Ronaldinho and his Atletico Mineiro team-mates kick-off their inaugural FIFA World Club Cup campaign against Moroccan outfit Raja Casablanca on Wednesday.
2013 has been a good year for football in the Brazilian state of Minas Gerias; after Atletico lifted the Copa Libertadores in July, rivals Cruzeiro were crowned national league champions earlier this month.
Now, Atletico have the chance to cap an excellent few months by emulating Corinthians' global success last year and lift the trophy most coveted by South American clubs.
There is more news coming out of the Brazilian club's training camp about the impending exit of coach Cuca to China rather than this afternoon's semi-final, which perhaps indicates the tag of “favourites” the continental champions have become so accustomed to wearing.
After Bayern's comprehensive 3-0 dispatching of Marcello Lippi's Guangzhou Evergrande on Tuesday, the incentive to meet Pep Guardiola and Co. in the final is enormous.
Raja, for their part, are doing their best to stir the pot. On Monday, Vivien Mabide attempted to stoke the fires with some rather derogatory comments about Ronaldinho, which more stated the obvious than drew a pitch fork.
“Ronaldinho is no longer the Ronaldinho of Barcelona,” Mabide told reporters.
The 33-year-old World Cup winner laughed it off, but showed in training he still has the ability to turn a sporting contest into his own personal entertainment stage, like a ball juggling gladiator satisfying the demands of a vibrant crowd.
But The Side That Cuca Built has much more to it than the veteran playmaker. Technically balanced and exciting to watch they can count on the defensive solidity of goalkeeper Victor and central defensive partnership Marcos Rocha and Leo Silva.
And supporting Ronaldinho in Atletico's attacking quartet are Fernandinho, Jo and Diego Tardelli, the latter two having earned national call-ups.
Atletico have the technical brilliance to take their hosts apart. They dealt with the pressure of fans' expectations in the Libertadores and must do so again against Raja to set up a meeting with the European champions this Saturday.
During their successful continental campaign earlier this year, a recurring theme was Atletico snatching victory from the jaws of defeat, primarily thanks to Victor's heroics between the goalposts.
Now, they must use that same psychological steel to overcome nerves against a team that will have the fans in their corner, especially as everyone in Brazil is expecting the Minas club to reach the final and to do so with aplomb.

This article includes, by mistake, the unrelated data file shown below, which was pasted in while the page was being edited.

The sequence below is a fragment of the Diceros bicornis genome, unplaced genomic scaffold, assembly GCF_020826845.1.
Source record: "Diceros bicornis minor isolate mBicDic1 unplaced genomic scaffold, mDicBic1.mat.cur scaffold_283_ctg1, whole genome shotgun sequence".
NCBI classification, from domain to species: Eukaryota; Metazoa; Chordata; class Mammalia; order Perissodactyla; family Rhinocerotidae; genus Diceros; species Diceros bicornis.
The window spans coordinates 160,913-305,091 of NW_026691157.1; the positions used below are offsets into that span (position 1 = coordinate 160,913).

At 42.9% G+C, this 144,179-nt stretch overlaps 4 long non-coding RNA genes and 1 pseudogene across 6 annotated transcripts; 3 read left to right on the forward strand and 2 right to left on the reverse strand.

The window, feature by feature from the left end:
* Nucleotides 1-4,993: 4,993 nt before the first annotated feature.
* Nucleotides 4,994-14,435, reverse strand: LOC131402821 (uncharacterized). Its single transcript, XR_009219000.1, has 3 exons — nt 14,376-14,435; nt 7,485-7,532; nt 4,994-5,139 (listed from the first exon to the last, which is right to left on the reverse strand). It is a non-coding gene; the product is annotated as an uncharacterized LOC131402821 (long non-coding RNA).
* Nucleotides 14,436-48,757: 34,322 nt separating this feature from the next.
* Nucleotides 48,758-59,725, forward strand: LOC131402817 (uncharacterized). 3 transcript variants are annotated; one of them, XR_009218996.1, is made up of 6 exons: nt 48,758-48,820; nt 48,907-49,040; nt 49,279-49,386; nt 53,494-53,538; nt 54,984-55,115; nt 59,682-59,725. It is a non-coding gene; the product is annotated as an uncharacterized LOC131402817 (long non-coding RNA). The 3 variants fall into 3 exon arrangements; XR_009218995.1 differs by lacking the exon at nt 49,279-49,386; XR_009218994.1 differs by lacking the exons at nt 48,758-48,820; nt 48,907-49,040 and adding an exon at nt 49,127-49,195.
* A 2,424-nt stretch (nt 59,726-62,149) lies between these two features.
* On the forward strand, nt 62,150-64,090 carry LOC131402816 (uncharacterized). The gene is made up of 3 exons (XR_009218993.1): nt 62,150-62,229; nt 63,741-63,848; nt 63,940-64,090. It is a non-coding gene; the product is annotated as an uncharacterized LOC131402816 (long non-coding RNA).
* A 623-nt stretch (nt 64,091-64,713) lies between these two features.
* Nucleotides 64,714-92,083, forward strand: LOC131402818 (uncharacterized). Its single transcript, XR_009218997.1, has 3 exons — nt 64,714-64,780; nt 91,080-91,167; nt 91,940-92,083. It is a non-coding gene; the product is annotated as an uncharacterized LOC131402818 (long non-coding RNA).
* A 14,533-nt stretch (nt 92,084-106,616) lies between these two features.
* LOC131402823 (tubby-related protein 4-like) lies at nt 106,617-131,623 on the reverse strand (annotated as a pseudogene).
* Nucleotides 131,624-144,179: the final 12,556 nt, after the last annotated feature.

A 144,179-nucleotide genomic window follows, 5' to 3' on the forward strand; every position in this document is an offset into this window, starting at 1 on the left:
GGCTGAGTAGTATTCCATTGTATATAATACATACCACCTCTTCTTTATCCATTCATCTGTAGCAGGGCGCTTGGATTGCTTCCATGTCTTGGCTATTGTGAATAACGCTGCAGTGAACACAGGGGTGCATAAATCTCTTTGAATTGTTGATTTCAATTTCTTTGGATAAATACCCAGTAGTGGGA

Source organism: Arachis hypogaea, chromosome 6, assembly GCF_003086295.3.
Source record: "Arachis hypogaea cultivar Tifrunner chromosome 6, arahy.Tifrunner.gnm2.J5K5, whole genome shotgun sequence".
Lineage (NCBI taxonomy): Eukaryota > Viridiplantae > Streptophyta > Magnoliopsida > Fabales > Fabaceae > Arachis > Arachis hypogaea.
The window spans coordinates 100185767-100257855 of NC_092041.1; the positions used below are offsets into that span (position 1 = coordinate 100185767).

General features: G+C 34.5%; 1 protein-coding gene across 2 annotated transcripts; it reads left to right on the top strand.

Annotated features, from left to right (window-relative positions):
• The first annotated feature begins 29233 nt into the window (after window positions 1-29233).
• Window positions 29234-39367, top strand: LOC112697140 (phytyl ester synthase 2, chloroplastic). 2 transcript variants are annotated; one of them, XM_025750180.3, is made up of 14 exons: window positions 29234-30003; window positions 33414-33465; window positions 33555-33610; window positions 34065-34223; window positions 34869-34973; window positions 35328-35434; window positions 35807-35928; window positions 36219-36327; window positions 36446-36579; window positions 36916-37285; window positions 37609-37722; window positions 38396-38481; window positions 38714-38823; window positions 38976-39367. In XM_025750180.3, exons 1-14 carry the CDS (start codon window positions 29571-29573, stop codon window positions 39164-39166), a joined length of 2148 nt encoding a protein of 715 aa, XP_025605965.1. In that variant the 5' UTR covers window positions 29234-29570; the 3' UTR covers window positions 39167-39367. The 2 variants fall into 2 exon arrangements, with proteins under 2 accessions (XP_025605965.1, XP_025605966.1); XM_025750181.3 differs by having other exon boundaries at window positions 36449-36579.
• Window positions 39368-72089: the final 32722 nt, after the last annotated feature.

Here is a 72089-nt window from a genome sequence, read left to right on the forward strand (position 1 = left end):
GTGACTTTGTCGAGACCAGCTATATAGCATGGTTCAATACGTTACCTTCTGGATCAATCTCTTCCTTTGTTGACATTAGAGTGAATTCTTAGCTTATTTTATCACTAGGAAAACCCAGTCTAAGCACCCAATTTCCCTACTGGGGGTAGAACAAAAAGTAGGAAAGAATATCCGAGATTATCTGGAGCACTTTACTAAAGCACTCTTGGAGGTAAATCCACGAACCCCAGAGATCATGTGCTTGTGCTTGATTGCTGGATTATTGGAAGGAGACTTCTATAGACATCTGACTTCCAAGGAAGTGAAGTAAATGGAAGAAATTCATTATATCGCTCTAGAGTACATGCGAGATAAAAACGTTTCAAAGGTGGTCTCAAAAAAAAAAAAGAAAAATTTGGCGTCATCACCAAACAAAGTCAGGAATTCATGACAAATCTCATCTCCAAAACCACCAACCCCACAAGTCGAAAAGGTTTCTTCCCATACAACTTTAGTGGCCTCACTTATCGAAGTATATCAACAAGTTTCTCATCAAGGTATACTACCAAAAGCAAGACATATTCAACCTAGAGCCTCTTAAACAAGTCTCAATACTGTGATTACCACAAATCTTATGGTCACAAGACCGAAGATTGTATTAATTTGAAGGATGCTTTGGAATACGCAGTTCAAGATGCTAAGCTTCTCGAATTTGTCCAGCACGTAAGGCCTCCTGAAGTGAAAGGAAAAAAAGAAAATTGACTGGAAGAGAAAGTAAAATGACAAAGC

But against Raja and then Bayern, potentially, three days later, two opposite game plans must be adopted. Against Raja it is imperative Atletico press from the off and take the game to an opponent who is likely to “park the bus.”
Should they come up against the German outfit, even as huge underdogs, it is unlikely the Brazilians will adopt a completely defensive stance. It isn't in Cuca's DNA.
But they will have to adapt and be more tactically aware than in Wednesday's encounter.
Cuca had long been seen in Brazil as the unluckiest manager around, forever doomed to be runner-up. This year's triumph has shaken off those shackles as he prepares to face the greatest challenge of his 15-year managerial career.
And that's when Ronaldinho's experience and intelligence can come to the fore as a huge asset for club and coach. He may have lost a shade of pace over the last seven or eight years, but the mind of a genius lives on.
In a contest where the stakes are so high—the crown of world club champions—Atletico will count on not only the jaw-dropping abilities of their talisman but his knowledge of facing such renowned opponents regularly.
In short, they will count on Ronaldinho not letting the occasion get to him—of being the leader and not only the entertainer.
The same Ronaldinho? Of course not. It's likely he's picked up a thing or two in his twilight.
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